Monday, the last of the 15 or so homeless campers left the woods behind Keene’s West Street Shopping Center as protesters and social services advocates looked on.
The couple wasn’t fighting the departure, but it wasn’t voluntary, either. The city and the property owners had set that day as a deadline for the longtime camp to be evacuated, following lengthy discussions about complaints by their merchant tenants and others. The complaints were predictable in nature: piles of junk and trash visible to customers and employees; residents of the camp panhandling or intimidating people — intentionally or otherwise.
The complaints spurred the center’s owners, who also own the land the camp is on, to ask the city in January for help getting the residents moved elsewhere. At the end of January, the city held a meeting with organizations including Hundred Nights, Southwestern Community Services, Monadnock Family Services, the Keene fire and police departments, the Keene Parks and Recreation Department, property managers and representatives from Hannaford, City Manager Elizabeth Dragon said.
A plan ensued to issue a trespass order in the spring. Somehow, that became an order to leave by Monday, a bitterly cold morning in mid March, issued by police the previous week. By the time the deadline arrived, most of the homeless at the camp had left. A few had taken up offers of space in local shelters or sought treatment at rehabilitation facilities. All were offered space or assistance. But some simply left, not wanting to be placed in supervised housing.
And that’s the crux of the problem of homelessness in Keene, as elsewhere. There are dual homeless populations: those who lack housing just because of resources, and those who choose homelessness for the freedom it provides, or because of mental illness or substance dependency.
The solutions generally called for or offered: building more affordable housing, offering counseling, etc., are great for the first group. But there are no ready solutions for those in the second category. They are Granite Staters who put their own twist on the state’s “Live Free or Die” motto: “Leave me alone.”
That comes at a cost, though, both for them and the rest of society. People generally are compassionate and want to help — though perhaps not by being solicited for money on the street. And the community does have a legal obligation to care for them. Knowing that, the city and local service agencies continue to try to get them the help they need.
So the question becomes whether they are doing enough?
Those protesting in downtown Keene last week, and watching as the camp was emptied, say no.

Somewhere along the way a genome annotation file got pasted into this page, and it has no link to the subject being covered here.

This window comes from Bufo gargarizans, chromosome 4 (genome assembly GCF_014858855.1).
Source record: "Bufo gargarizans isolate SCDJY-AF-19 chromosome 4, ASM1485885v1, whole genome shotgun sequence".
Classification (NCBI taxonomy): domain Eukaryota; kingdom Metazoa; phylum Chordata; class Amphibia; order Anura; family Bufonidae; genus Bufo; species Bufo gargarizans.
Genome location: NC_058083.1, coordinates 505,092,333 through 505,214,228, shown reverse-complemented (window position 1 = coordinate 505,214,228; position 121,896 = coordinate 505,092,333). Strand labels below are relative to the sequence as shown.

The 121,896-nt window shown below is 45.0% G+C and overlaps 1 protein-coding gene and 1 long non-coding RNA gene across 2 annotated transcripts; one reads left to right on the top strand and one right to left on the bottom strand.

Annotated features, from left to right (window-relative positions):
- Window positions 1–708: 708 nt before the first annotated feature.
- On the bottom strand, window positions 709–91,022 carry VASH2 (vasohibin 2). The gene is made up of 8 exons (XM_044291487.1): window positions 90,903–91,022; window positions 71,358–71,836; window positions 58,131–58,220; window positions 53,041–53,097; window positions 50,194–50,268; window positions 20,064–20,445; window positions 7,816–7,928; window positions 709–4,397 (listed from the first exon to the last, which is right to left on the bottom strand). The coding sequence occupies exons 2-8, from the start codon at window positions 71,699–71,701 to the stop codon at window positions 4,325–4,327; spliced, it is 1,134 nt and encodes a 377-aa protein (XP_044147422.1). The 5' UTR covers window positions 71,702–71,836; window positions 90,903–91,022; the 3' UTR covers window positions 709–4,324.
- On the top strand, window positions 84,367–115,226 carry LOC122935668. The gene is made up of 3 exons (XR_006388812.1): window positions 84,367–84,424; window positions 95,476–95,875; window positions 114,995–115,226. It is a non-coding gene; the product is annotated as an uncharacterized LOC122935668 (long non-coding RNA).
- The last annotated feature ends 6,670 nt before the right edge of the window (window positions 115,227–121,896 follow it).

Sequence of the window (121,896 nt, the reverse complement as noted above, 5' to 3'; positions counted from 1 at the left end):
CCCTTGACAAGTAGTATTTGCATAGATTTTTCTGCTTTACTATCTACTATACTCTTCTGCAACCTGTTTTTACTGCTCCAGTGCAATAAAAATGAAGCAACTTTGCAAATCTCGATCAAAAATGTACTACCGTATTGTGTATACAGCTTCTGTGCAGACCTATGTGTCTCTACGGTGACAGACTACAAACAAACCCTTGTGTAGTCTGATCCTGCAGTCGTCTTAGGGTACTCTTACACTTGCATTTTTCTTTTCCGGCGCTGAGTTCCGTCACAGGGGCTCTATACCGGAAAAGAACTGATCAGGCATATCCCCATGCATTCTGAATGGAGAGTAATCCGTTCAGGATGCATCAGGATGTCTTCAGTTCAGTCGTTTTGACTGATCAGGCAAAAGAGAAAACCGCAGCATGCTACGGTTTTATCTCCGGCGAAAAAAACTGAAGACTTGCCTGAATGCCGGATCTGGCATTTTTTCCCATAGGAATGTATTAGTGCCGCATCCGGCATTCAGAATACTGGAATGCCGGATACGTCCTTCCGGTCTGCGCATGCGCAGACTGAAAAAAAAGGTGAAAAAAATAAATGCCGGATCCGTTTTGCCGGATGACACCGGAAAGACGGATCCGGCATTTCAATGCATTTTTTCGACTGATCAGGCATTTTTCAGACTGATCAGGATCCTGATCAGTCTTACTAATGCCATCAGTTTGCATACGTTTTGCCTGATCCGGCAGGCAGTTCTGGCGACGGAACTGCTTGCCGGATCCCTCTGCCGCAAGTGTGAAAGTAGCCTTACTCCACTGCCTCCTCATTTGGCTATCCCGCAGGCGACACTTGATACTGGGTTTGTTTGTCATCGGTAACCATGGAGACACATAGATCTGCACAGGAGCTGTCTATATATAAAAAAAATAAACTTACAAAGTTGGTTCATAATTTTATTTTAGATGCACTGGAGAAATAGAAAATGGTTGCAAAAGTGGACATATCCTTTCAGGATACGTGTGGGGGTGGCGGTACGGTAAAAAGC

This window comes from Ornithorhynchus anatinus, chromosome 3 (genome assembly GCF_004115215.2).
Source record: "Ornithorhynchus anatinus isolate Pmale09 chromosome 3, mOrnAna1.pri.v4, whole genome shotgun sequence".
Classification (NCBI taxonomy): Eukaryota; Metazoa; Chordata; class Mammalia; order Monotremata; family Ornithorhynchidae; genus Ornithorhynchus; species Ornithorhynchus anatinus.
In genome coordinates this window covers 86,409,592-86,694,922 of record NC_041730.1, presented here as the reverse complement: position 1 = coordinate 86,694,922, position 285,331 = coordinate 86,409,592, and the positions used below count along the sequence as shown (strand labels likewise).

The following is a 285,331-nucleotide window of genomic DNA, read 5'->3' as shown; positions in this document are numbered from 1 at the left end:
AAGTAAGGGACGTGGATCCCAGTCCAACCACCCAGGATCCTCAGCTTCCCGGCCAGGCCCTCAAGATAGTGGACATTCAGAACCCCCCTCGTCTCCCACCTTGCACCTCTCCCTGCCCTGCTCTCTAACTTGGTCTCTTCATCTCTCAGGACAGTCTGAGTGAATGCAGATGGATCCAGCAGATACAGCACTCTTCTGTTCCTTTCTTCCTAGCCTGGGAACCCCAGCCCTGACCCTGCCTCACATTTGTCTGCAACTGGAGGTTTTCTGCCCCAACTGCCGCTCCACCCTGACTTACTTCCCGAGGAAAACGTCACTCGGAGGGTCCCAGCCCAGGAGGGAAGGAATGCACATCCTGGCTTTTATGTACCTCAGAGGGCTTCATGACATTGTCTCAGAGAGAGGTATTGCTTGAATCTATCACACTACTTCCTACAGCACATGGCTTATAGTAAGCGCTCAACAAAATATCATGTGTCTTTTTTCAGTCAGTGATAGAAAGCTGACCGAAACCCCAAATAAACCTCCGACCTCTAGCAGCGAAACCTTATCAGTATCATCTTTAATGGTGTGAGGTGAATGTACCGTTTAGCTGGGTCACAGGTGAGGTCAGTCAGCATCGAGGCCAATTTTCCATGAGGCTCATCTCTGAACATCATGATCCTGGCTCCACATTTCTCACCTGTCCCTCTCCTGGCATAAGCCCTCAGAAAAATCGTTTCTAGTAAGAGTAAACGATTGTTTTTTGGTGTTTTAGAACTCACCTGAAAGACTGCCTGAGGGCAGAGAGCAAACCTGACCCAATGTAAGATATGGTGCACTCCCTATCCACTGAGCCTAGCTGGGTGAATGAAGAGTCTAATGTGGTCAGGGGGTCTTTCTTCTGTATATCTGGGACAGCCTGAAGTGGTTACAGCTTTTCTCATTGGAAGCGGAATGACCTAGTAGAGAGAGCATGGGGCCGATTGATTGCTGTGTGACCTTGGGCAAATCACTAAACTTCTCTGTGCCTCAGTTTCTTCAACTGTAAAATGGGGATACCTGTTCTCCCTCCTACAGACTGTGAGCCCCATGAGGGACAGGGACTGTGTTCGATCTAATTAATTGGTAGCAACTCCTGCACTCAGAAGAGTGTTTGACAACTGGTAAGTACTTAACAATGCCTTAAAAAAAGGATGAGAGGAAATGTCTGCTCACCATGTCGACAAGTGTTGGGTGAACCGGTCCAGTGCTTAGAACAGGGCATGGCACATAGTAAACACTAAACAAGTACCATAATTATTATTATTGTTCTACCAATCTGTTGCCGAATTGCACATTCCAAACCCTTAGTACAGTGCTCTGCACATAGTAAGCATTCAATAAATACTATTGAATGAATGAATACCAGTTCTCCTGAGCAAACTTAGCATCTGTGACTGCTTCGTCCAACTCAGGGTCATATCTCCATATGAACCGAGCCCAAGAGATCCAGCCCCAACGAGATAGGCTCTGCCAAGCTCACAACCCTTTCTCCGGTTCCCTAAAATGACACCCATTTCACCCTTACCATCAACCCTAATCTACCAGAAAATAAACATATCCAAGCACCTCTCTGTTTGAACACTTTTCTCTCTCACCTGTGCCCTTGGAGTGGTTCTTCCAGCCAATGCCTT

However, the protest signs comparing “property rights” vs. “human rights” might have been pithy, but missed the point. This wasn’t a property issue. The landlords have allowed the campers to live for years on that site. Their hand was forced by the behavior of some of the campers themselves. That’s not being unreasonable. No one involved in disbanding the camp can reasonably be accused of acting maliciously, or even uncaringly.
Still, we understand and applaud the urge to stand up for those who are among the most vulnerable in society.
It’s not the first time this conflict has arisen.
In 2010, city officials learned that some of the homeless people staying there in what was then called “Tent City” had built a shack containing a wood stove, generators, a television and a DVD player. Concerned about code and fire violations, they helped make the shack safer. But by the following spring, the shack was in tatters and the area was cleared of trash.
Three years later, a property owner had the area cleared out when the trash got to be too much again.
In January 2015, a 46-year-old man, Russell Holden, died in a fire in one of the makeshift shelters.
And in 2017, police responded to complaints after hikers found a sign in the area, posted on a tree, warning of “BOOBY TRAPS, SURVEILANCE (sic) CAMERAS AND PLENTY OF CRAZY-PYSCOTIC (sic) PEOPLE WHO WILL PROTECT THEIR PROPERTY.” They found no campers at that time.
The lesson is that however city officials and others attempt to deal with the dynamic, it repeats itself because the root causes aren’t going away. Poverty, high prices and the cost of both physical and mental health care are among them. Yet even if those are addressed, there will still be those who choose to refuse assistance and insist on being left alone.
Make no mistake; those who left the camp on their own while refusing assistance are going to simply find another isolated location to camp, close enough to downtown to access services. Even if moved elsewhere in city, they could return to the same plaza, or another spot, and we might find ourselves in the same predicament.
So while we might question how “come spring” turned into March 14 — because the clocks moved ahead an hour? — the city and property owners acted responsibly and compassionately.
There are simply no easy answers for this problem.